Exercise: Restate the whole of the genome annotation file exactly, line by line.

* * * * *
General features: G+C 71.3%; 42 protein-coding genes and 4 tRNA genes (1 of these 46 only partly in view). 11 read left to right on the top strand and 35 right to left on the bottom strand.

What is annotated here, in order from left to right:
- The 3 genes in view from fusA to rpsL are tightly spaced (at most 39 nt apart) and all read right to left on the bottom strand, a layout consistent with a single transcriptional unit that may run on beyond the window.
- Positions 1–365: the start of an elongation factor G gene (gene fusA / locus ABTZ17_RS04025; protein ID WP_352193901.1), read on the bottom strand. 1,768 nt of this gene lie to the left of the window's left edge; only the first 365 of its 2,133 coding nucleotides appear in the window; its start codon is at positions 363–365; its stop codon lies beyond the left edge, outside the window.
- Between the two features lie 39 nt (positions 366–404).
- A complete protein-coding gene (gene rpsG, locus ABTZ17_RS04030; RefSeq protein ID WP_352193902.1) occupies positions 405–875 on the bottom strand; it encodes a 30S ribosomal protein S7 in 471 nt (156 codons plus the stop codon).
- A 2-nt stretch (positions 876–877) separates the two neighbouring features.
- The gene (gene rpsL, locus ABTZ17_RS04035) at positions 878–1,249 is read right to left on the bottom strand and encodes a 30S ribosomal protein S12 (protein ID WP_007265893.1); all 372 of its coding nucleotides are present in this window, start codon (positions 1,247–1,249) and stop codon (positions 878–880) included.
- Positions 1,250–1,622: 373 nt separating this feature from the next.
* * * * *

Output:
General features: G+C 71.3%; 42 protein-coding genes and 4 tRNA genes (1 of these 46 only partly in view). 11 read left to right on the top strand and 35 right to left on the bottom strand.

What is annotated here, in order from left to right:
- The 3 genes in view from fusA to rpsL are tightly spaced (at most 39 nt apart) and all read right to left on the bottom strand, a layout consistent with a single transcriptional unit that may run on beyond the window.
- Positions 1–365: the start of an elongation factor G gene (gene fusA / locus ABTZ17_RS04025; protein ID WP_352193901.1), read on the bottom strand. 1,768 nt of this gene lie to the left of the window's left edge; only the first 365 of its 2,133 coding nucleotides appear in the window; its start codon is at positions 363–365; its stop codon lies beyond the left edge, outside the window.
- Between the two features lie 39 nt (positions 366–404).
- A complete protein-coding gene (gene rpsG, locus ABTZ17_RS04030; RefSeq protein ID WP_352193902.1) occupies positions 405–875 on the bottom strand; it encodes a 30S ribosomal protein S7 in 471 nt (156 codons plus the stop codon).
- A 2-nt stretch (positions 876–877) separates the two neighbouring features.
- The gene (gene rpsL, locus ABTZ17_RS04035) at positions 878–1,249 is read right to left on the bottom strand and encodes a 30S ribosomal protein S12 (protein ID WP_007265893.1); all 372 of its coding nucleotides are present in this window, start codon (positions 1,247–1,249) and stop codon (positions 878–880) included.
- Positions 1,250–1,622: 373 nt separating this feature from the next.